The Picks -- Rob: Oregon St. | FEI: Oregon St. | S&P+: Oregon

MAC Championship: Ohio (+13) vs. Central Michigan (Friday, 8:00 p.m. EST, ESPN2)

The Ohio Bobcats haven't registered in the national consciousness lately, but they do return to the MAC championship game as East champs, the only team from their division to get there twice in the last five seasons. Quarterback Theo Scott single-handedly crushed Temple's worst-to-first dreams last weekend, throwing for 324 yards and three scores and chipping in 69 yards and two touchdowns on the ground. Those are everyday stats for Central Michigan's Dan LeFevour, making his third MAC Championship start and capping an extraordinarily prolific career -- 145 career touchdowns (99 passing, 46 rushing), the most ever in NCAA history. MAC teams haven't garnered much mid-major attention, but both the Bobcats and Chippewas played valiantly against decent BCS conference teams in 2009 -- Ohio lost close games to Tennessee and Connecticut, and CMU beat Michigan State but lost to Arizona and Boston College.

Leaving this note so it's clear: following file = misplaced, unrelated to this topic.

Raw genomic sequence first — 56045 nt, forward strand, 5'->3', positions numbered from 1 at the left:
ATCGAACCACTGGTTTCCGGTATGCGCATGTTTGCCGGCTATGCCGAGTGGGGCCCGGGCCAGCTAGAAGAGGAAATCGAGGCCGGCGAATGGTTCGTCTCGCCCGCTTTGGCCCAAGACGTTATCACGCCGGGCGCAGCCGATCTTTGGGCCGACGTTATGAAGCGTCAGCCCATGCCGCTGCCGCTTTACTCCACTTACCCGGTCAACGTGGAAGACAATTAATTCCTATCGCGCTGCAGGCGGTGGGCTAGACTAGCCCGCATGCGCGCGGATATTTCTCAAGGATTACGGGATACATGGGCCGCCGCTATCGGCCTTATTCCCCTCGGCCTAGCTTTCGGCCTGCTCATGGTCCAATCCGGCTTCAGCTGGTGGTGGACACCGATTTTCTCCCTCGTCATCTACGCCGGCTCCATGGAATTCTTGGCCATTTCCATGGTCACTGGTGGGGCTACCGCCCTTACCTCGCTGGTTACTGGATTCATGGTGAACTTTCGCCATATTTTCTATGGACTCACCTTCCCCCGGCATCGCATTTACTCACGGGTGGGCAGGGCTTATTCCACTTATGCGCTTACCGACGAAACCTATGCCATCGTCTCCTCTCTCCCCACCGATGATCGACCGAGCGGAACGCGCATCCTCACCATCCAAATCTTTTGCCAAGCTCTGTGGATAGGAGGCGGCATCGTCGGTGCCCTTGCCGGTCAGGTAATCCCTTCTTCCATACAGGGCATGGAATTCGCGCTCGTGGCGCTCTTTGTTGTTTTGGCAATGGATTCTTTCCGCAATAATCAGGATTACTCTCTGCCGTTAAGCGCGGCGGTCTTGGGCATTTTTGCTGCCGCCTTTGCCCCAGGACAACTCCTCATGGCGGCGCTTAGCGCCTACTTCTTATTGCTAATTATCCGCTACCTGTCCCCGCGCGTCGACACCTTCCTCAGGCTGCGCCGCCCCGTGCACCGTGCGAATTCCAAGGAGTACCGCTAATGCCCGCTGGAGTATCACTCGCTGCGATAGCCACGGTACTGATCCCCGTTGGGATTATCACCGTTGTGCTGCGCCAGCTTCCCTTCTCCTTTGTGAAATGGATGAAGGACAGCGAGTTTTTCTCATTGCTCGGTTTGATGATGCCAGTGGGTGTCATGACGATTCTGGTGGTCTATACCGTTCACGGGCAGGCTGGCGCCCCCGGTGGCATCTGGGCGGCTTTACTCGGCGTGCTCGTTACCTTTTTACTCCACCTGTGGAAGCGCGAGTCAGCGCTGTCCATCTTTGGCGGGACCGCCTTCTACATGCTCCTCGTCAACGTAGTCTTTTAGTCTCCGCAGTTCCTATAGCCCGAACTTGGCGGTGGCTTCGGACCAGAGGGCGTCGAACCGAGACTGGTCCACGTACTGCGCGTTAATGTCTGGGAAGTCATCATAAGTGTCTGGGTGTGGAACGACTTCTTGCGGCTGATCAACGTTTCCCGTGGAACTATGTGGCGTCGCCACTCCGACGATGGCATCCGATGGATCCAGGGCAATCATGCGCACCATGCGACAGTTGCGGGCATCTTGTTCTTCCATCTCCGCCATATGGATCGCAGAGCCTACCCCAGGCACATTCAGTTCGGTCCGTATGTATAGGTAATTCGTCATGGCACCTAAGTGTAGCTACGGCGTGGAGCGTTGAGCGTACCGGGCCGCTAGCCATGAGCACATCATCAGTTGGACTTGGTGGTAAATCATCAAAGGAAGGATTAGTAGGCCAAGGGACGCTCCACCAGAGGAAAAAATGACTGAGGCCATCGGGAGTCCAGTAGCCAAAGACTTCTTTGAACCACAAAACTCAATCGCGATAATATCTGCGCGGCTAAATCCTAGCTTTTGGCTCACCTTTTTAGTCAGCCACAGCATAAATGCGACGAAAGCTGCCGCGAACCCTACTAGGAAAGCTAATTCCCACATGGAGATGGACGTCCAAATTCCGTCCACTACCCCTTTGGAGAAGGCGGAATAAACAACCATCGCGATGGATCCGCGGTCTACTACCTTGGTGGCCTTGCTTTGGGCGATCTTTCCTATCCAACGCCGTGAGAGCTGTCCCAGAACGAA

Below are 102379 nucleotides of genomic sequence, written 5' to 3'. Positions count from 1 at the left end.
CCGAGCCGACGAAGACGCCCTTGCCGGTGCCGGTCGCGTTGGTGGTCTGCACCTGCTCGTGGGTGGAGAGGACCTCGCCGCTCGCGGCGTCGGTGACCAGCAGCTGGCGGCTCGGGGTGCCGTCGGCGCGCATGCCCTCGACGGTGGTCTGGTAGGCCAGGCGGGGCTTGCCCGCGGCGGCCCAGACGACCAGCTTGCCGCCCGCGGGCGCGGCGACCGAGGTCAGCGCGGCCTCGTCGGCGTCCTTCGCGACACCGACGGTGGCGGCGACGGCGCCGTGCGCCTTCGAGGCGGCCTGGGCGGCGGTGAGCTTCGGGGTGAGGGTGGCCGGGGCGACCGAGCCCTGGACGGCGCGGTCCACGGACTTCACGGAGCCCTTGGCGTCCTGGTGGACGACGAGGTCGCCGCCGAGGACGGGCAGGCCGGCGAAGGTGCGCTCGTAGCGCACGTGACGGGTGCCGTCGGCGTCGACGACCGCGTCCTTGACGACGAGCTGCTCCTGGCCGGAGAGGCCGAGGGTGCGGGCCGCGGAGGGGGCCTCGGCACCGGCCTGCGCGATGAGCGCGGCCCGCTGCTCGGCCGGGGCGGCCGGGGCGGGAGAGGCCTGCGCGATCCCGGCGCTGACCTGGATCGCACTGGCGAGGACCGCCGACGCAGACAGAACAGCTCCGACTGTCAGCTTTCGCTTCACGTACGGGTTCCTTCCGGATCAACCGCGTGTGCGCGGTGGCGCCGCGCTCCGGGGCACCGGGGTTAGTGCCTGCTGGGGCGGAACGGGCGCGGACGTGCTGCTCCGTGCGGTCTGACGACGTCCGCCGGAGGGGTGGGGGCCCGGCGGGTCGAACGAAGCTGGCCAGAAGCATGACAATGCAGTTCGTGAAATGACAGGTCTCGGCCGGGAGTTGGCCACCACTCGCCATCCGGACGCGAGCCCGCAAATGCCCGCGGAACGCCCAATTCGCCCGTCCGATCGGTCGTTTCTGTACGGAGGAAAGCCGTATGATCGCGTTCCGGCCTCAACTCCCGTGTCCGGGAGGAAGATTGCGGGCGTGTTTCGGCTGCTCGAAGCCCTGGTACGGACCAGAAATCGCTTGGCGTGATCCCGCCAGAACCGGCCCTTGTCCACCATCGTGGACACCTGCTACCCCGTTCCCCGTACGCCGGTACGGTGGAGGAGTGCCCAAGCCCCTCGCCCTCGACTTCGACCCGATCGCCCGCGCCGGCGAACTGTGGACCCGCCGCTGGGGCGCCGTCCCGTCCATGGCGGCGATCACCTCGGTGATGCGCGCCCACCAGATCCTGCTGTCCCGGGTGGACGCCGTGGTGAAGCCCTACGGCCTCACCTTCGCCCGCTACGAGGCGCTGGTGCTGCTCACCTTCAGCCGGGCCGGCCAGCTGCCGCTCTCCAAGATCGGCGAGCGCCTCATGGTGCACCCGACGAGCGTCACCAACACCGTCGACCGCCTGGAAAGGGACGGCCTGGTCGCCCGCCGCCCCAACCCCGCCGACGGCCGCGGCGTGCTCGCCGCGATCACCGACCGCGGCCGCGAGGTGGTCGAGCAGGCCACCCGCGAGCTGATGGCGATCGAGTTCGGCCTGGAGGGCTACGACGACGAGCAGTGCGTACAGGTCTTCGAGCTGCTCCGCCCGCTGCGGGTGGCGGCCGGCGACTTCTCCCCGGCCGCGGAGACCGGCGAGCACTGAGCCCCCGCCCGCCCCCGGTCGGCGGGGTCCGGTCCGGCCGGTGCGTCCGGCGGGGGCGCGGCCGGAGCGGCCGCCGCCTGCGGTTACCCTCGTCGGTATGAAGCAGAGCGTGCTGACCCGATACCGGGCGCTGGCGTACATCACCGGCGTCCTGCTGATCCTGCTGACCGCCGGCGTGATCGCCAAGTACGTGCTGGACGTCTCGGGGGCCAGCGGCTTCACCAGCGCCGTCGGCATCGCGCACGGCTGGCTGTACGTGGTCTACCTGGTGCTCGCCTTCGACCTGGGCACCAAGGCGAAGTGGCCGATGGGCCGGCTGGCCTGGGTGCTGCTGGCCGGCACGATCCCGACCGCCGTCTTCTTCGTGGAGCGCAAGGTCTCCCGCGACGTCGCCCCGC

The Picks -- Rob: CMU | FEI: Ohio | S&P+: Ohio

No. 23 West Virginia (+1) at Rutgers (Saturday, 12:00 p.m. EST, ESPN)

As opposed to the de facto Big East championship game in Pittsburgh, there isn't a tremendous amount of intrigue here. But with a victory and a Pitt loss, West Virginia can sneak into the No. 2 spot and a Gator Bowl berth. The Mountaineers defense rose up against the Panthers last weekend, holding Pitt to 2-of-13 third-down conversions, and Noel Devine streaked for an 88-yard touchdown to spark the offense. Rutgers senior stand-out wide receiver Tim Brown (20.7 yards per catch, 8 touchdowns) hasn't ever really got it going in games against the Mountaineers, but he will need to Saturday if Rutgers wants to end its 15-game losing streak to West Virginia. The Scarlet Knights rank first nationally in both turnover margin and field position advantage (FPA) -- Rutgers has started 22 drives this year in opponent territory but has only faced four such drives defensively.